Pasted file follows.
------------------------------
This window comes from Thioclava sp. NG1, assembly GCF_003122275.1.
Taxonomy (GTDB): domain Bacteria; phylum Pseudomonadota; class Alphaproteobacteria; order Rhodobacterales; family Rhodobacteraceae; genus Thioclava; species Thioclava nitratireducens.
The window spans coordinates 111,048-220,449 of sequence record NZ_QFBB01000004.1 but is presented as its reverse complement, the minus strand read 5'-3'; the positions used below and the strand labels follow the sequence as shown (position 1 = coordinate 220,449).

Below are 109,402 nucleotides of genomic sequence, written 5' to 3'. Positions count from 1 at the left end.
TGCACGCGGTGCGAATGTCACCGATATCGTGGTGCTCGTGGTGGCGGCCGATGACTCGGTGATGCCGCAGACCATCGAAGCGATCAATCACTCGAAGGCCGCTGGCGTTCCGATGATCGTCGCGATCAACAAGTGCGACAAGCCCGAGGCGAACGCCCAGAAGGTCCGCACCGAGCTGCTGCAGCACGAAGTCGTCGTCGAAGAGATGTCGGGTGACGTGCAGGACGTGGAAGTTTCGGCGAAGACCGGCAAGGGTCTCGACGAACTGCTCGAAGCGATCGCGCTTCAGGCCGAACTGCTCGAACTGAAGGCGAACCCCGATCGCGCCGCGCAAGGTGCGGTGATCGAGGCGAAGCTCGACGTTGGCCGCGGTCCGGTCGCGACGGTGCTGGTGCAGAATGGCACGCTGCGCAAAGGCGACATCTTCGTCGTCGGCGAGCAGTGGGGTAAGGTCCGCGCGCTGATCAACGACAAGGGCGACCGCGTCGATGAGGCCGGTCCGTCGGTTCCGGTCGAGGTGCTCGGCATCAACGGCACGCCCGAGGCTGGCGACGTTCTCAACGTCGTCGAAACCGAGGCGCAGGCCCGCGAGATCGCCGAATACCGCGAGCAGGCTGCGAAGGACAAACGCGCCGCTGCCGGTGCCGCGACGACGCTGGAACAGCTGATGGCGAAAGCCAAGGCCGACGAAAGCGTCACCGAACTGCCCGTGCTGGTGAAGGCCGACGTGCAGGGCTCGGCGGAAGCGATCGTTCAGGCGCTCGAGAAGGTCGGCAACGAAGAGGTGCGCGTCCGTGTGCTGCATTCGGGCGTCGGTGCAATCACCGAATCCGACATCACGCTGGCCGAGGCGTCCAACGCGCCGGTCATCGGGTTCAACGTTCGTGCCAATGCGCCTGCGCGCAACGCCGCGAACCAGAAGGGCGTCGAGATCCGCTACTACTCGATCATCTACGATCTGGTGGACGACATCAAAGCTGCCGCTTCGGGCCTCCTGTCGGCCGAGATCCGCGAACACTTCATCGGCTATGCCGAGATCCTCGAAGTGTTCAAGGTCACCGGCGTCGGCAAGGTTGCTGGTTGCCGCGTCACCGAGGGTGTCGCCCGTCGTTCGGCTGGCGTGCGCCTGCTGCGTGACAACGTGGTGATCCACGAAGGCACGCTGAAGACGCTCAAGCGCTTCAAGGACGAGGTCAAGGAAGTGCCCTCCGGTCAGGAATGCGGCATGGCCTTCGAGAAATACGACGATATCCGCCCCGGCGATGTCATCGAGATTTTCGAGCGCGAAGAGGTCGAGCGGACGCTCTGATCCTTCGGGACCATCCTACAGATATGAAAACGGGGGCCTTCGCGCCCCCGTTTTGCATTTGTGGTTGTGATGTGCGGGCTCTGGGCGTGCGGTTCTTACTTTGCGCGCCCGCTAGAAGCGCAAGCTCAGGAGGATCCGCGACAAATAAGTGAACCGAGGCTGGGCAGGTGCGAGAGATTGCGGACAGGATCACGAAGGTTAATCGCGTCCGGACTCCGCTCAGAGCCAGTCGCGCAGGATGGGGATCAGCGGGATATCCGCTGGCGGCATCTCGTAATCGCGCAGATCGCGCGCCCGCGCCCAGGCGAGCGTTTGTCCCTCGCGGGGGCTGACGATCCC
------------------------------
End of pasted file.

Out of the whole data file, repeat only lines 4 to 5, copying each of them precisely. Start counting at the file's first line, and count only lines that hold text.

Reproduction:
Below are 109,402 nucleotides of genomic sequence, written 5' to 3'. Positions count from 1 at the left end.
TGCACGCGGTGCGAATGTCACCGATATCGTGGTGCTCGTGGTGGCGGCCGATGACTCGGTGATGCCGCAGACCATCGAAGCGATCAATCACTCGAAGGCCGCTGGCGTTCCGATGATCGTCGCGATCAACAAGTGCGACAAGCCCGAGGCGAACGCCCAGAAGGTCCGCACCGAGCTGCTGCAGCACGAAGTCGTCGTCGAAGAGATGTCGGGTGACGTGCAGGACGTGGAAGTTTCGGCGAAGACCGGCAAGGGTCTCGACGAACTGCTCGAAGCGATCGCGCTTCAGGCCGAACTGCTCGAACTGAAGGCGAACCCCGATCGCGCCGCGCAAGGTGCGGTGATCGAGGCGAAGCTCGACGTTGGCCGCGGTCCGGTCGCGACGGTGCTGGTGCAGAATGGCACGCTGCGCAAAGGCGACATCTTCGTCGTCGGCGAGCAGTGGGGTAAGGTCCGCGCGCTGATCAACGACAAGGGCGACCGCGTCGATGAGGCCGGTCCGTCGGTTCCGGTCGAGGTGCTCGGCATCAACGGCACGCCCGAGGCTGGCGACGTTCTCAACGTCGTCGAAACCGAGGCGCAGGCCCGCGAGATCGCCGAATACCGCGAGCAGGCTGCGAAGGACAAACGCGCCGCTGCCGGTGCCGCGACGACGCTGGAACAGCTGATGGCGAAAGCCAAGGCCGACGAAAGCGTCACCGAACTGCCCGTGCTGGTGAAGGCCGACGTGCAGGGCTCGGCGGAAGCGATCGTTCAGGCGCTCGAGAAGGTCGGCAACGAAGAGGTGCGCGTCCGTGTGCTGCATTCGGGCGTCGGTGCAATCACCGAATCCGACATCACGCTGGCCGAGGCGTCCAACGCGCCGGTCATCGGGTTCAACGTTCGTGCCAATGCGCCTGCGCGCAACGCCGCGAACCAGAAGGGCGTCGAGATCCGCTACTACTCGATCATCTACGATCTGGTGGACGACATCAAAGCTGCCGCTTCGGGCCTCCTGTCGGCCGAGATCCGCGAACACTTCATCGGCTATGCCGAGATCCTCGAAGTGTTCAAGGTCACCGGCGTCGGCAAGGTTGCTGGTTGCCGCGTCACCGAGGGTGTCGCCCGTCGTTCGGCTGGCGTGCGCCTGCTGCGTGACAACGTGGTGATCCACGAAGGCACGCTGAAGACGCTCAAGCGCTTCAAGGACGAGGTCAAGGAAGTGCCCTCCGGTCAGGAATGCGGCATGGCCTTCGAGAAATACGACGATATCCGCCCCGGCGATGTCATCGAGATTTTCGAGCGCGAAGAGGTCGAGCGGACGCTCTGATCCTTCGGGACCATCCTACAGATATGAAAACGGGGGCCTTCGCGCCCCCGTTTTGCATTTGTGGTTGTGATGTGCGGGCTCTGGGCGTGCGGTTCTTACTTTGCGCGCCCGCTAGAAGCGCAAGCTCAGGAGGATCCGCGACAAATAAGTGAACCGAGGCTGGGCAGGTGCGAGAGATTGCGGACAGGATCACGAAGGTTAATCGCGTCCGGACTCCGCTCAGAGCCAGTCGCGCAGGATGGGGATCAGCGGGATATCCGCTGGCGGCATCTCGTAATCGCGCAGATCGCGCGCCCGCGCCCAGGCGAGCGTTTGTCCCTCGCGGGGGCTGACGATCCC